If you are interested in reading a more in depth report about the growth of plant based meat and the starting decline of traditional meat, don’t hesitate to read: Is meat a dead industry?
Peter Stevenson, from Compassion in World Farming, said: “A reduction in meat consumption is essential if we are to meet climate targets.”
However, in countries experiencing economic growth, in addition to growing populations, a prime example being China, beef consumption is on the rise. This is despite the government’s attempts to promote traditional diets.
In order to attempt to encourage readers to take action the UN report encourages action to curb food waste. They suggest using wasted food as animal feed, where suitable, or redirect it towards charities that can use it to feed people in need.
An interesting example attempting to tackle this problem proactively is Toast Ale, Toast uses old stale bread from supermarkets and other sources as its primary ingredient to make beer! I must say they are very tasty as well as helping make a small but positive impact!
However, as stated earlier, what we are observing is that the main obstacle to the mass consumption of plant based meat or diets is the consumer mentality. With the Stigma around veganism not being all that positive, the majority of people haven’t caught on to the idea just yet. However, we are seeing a shift with plant based meat options are continuously growing faster and faster, are people finally starting to catch on!? We are seeing large food chain corporations — Burger King, Subway, Dunkin’ and more, jump on the plant based bandwagon with all these companies now introducing plant based meat options on their menu, at the majority of their locations in the US. Although it isn’t global just yet, we are already seeing a rise in the products offered in supermarkets, compared to just having the classic Quorn option. Sainsburys has even opened the UK’s first plant based butcher in London! So are we witnessing the turning point?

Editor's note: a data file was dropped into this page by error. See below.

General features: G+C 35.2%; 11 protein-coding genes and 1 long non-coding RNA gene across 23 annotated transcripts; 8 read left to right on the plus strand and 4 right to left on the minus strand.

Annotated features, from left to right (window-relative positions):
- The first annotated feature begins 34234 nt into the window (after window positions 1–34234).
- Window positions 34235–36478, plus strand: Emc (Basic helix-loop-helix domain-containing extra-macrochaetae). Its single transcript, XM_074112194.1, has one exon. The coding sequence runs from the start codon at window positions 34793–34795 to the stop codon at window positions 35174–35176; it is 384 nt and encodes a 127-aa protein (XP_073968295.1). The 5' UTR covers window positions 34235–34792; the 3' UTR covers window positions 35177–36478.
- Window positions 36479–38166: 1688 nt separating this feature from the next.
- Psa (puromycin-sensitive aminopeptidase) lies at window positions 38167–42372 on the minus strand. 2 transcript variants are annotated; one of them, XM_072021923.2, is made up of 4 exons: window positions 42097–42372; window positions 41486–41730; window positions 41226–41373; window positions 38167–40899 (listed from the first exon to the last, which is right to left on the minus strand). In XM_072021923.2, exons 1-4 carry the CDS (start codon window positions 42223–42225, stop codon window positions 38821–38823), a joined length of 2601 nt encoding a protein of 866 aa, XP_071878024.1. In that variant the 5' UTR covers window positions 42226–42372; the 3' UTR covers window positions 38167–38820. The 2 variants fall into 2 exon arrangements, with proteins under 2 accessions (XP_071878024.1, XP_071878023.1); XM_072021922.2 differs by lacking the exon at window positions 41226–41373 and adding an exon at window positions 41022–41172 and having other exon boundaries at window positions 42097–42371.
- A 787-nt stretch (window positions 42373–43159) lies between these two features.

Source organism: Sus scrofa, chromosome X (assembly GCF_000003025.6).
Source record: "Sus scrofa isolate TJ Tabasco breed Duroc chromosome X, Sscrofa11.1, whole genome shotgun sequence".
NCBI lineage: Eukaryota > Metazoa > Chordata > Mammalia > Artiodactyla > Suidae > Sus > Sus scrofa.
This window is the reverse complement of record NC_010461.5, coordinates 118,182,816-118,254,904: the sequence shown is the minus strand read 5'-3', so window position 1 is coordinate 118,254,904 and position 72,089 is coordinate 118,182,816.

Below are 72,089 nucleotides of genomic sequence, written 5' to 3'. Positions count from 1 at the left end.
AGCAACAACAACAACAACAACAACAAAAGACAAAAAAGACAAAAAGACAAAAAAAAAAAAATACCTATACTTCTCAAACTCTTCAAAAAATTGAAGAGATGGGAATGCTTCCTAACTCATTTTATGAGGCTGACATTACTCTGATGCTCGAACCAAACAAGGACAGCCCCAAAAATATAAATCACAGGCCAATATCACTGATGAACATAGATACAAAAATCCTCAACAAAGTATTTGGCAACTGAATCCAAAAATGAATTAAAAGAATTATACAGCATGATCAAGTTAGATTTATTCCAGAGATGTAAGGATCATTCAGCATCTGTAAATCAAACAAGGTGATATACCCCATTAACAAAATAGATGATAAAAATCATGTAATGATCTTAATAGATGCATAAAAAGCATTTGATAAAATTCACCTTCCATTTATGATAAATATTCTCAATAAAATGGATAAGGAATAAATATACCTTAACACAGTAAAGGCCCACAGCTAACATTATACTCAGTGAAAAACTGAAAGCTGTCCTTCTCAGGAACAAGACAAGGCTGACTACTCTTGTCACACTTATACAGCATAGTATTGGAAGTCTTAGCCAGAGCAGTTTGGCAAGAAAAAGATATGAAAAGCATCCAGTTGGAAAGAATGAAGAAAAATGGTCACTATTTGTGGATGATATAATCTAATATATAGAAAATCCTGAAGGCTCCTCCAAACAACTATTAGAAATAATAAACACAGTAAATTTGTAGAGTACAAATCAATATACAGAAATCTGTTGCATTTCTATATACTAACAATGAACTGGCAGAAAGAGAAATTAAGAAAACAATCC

I could argue that 2019 is the breakout year for plant based meat alternatives! Some facts to back up my claim include the Impossible Burger 2.0 being voted no.1 consumer tech at CES 2019 (the world’s biggest and most reputable tech show), the incredible rise of Beyond Meat and their jaw dropping IPO and the rapid incorporation of plant based alternatives into large restaurants and chains menus. Although the industry is still small, the signs of growth is huge.
Will meat become obsolete, unfortunately I am not a time traveller so I can’t give you that answer and personally I don’t believe it will be, particularly with the current investment being pumped into cultured meat, but we are still a few years from that stage, so for another day.
However, if you read all the way till this point and I haven’t bored you yet, I urge you to be more mindful. I’m not saying to give up meat, I would be a hypocrite if I did, but think carefully of where your meats are sourced from, try some alternatives (I promise they are quite good)! Invest in the future with FoodTech companies including the vast range of alternative protein startups, be more proactive, we may not have much time left to make the change needed.
In the wise words of a personal icon — Sir David Attenborough — “We are running out of time, but there is still hope.”
Written by Armaan Dobberstein — Associate at Forward Fooding